Minnesota Prairie Roots

Writing and photography by Audrey Kletscher Helbling

Autumn, Southern Minnesota’s season of harvest & hope October 4, 2016

Filed under: Uncategorized — Audrey Kletscher Helbling @ 5:00 AM
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Somewhere between Morgan and New Ulm, in the middle of prime Minnesota farm land.

Somewhere between Morgan and New Ulm, in the middle of prime Minnesota farm land early Saturday evening.

HARVEST. That word holds the seasons of a farmer’s hope.

A partially-harvest cornfield between New Ulm and Morgan.

A partially-harvest cornfield between New Ulm and Morgan.

From spring planting to summer growth to autumn ripening, a farmer focuses on the outcome—a yield that brims with golden corn and soybeans.

Harvesting between St. Peter and Nicollet.

Harvest equipment sits in a cornfield west of St. Peter.

Through months of looking toward the skies, of weathering too much or too little rainfall, of watching heat shimmer waves across fields, of tending and waiting, a farmer anticipates this season of harvest.

Driving west on Minnesota State Highway 99 toward Le Center.

Driving west on Minnesota State Highway 99 toward Le Center.

On a day trip Saturday from the southeastern to the southwestern side of Minnesota—through Rice, Le Sueur, Blue Earth, Nicollet, Brown and Redwood counties and back—I observed the harvest. Minimal on the eastern side, which has been flooded with too much recent rainfall, but in full swing in the counties of Brown and Redwood.

Combing beans near New Ulm.

Combining beans near New Ulm.

Farmers worked the land, dust enveloping combines.

A red grain truck jolts color into a field near New Ulm.

A red grain truck jolts color into a field near New Ulm.

North of Belview, trucks await the harvest.

North of Belview, trucks await the harvest.

Parked outside the elevator in Morgan.

Parked outside the elevator in Morgan.

Farming communities like Morgan are busy with harvest.

Farming communities like Morgan are busy with harvest.

Grain trucks idled in fields and barreled down county roads toward local elevators

Near Courtland.

Near Courtland.

Grain bins near Waterville.

Grain bins near Waterville.

or homestead grain bins.

Driving into Courtland.

Driving into Courtland.

This time of year, motorists need to be watchful of slow-moving farm equipment.

This time of year, motorists need to be watchful of slow-moving farm equipment.

Harvest started west of St. Peter.

Harvest started west of St. Peter.

The landscape crawled with tractors and combines and trucks, farmers at the wheels, guiding the crops toward harvest.

White among fields of golden crops.

A harvested field against a farm site backdrop of white.

And I observed it all. No longer an intimate part of this process as I once was so many decades ago on my Redwood County childhood farm, I am still connected to this season by the memories that trace deep within me.

West of New Ulm, grain wagons sit in a field.

West of New Ulm.

Harvest still holds me in hope.

© Copyright 2016 Audrey Kletscher Helbling

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25 Responses to “Autumn, Southern Minnesota’s season of harvest & hope”

  1. Valerie Says:

    Great Photos Audrey.

    And hope – such a powerful word…It keeps us going.

  2. Littlesundog Says:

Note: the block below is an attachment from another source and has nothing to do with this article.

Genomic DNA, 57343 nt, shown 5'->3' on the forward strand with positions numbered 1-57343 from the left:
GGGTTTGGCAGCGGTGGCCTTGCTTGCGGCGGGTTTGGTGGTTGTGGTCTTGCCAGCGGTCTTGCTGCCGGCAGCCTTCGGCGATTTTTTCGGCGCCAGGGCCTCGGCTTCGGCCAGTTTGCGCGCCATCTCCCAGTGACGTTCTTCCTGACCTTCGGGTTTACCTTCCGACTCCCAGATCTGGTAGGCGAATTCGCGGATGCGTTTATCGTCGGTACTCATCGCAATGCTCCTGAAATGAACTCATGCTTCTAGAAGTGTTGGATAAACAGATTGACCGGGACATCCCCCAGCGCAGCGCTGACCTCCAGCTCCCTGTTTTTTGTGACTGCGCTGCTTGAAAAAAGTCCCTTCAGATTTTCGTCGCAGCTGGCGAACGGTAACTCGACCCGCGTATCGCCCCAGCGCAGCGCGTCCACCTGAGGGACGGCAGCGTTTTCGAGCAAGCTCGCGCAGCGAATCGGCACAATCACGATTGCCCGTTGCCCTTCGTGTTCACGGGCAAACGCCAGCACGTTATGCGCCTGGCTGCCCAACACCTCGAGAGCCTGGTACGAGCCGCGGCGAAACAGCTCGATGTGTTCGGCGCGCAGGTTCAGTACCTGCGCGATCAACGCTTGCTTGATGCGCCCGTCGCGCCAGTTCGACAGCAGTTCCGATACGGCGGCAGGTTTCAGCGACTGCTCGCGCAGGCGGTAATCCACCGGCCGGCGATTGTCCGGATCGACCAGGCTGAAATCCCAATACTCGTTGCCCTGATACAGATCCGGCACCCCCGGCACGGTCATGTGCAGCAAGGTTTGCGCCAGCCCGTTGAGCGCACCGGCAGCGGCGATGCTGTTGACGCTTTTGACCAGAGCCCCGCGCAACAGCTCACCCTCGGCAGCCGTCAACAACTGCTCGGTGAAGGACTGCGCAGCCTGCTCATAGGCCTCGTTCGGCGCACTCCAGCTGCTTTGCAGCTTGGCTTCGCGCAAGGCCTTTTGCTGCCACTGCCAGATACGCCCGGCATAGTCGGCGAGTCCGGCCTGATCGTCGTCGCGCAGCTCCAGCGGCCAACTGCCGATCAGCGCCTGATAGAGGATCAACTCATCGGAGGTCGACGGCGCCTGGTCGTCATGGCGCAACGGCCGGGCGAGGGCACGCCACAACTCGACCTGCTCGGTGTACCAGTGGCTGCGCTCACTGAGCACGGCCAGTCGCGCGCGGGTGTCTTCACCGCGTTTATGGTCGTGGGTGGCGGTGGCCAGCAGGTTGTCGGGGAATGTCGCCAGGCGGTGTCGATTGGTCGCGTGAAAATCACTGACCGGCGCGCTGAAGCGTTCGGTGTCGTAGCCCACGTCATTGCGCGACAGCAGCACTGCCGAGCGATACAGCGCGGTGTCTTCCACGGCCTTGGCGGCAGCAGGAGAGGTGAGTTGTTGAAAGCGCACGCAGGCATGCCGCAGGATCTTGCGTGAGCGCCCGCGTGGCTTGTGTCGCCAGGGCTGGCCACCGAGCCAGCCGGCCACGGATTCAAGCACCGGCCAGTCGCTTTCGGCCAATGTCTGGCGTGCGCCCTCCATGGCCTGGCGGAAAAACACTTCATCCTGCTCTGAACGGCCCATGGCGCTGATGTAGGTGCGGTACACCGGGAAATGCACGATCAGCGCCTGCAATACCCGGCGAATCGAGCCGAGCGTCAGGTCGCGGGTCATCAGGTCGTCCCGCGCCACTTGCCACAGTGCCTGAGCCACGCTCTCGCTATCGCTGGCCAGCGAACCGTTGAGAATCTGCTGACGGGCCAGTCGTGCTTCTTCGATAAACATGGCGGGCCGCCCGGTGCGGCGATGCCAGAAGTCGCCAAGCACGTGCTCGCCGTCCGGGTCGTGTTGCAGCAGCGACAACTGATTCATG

Harvest has become large scale compared to the small tractors, wagons and trucks that we used when I was a kid.

  3. Dan Traun Says:

    “This time of year, motorists need to be watchful of slow-moving farm equipment.” I agree. Seasonal grain truck drivers need to check their mirrors before just moving over into the right lane near their exit. I saw one just about run over-top of a car by Hampton on Hwy 52 yesterday.

    • Yes, it works both ways. Farmers and truckers need to watch as well. That sounds like a scary scene you witnessed yesterday. Driving a grain truck on Hwy 52 doesn’t seem like the wisest idea. But I know there aren’t always options.

  4. I truly miss the harvest time with apples, pumpkins and wine grapes. There is such a thing as Florida Fall where the weather drops below 90 and the humidity decreases a bit. Just need to make it through this month and Hurricane Season will be over too – not sure what Hurricane Matthew is going to do later on this week. Happy Fall – Hello! October – Have a Happy Day – Enjoy 🙂

  5. Don Says:

    Love the pictures of your day trip, harvest time is definitely my favorite time of the year.

    Grain elevators are the skyscrapers of rural America, which I find much more pleasing than what a city has to offer!

  6. Jackie Says:

    I love harvest time, so much activitiy on the farms, and there’s something about seeing the combines working in the dark, I could sit and watch for hours.

  7. I will never tire of the pictures of barns that you share

  8. Bernadette Thomasy Says:

    Thanks so much for the pictures; I could practically smell the earth and combine dust. Brought back many family memories of those fall days in the field.

  9. Thanks for taking us, the unfamiliar, through the workings of an agricultural season of reward (hopefully) with your pictures and insightful narrative Audrey!

  10. Sue Ready Says:

    Your connections to the rural landscape serve you well in your observations. A good reminder for a city girl to appreciate the hard labor and long hours of put in by those in the farming community.

  11. Great pictures! The countryside is always so beautiful during harvest time. ☺


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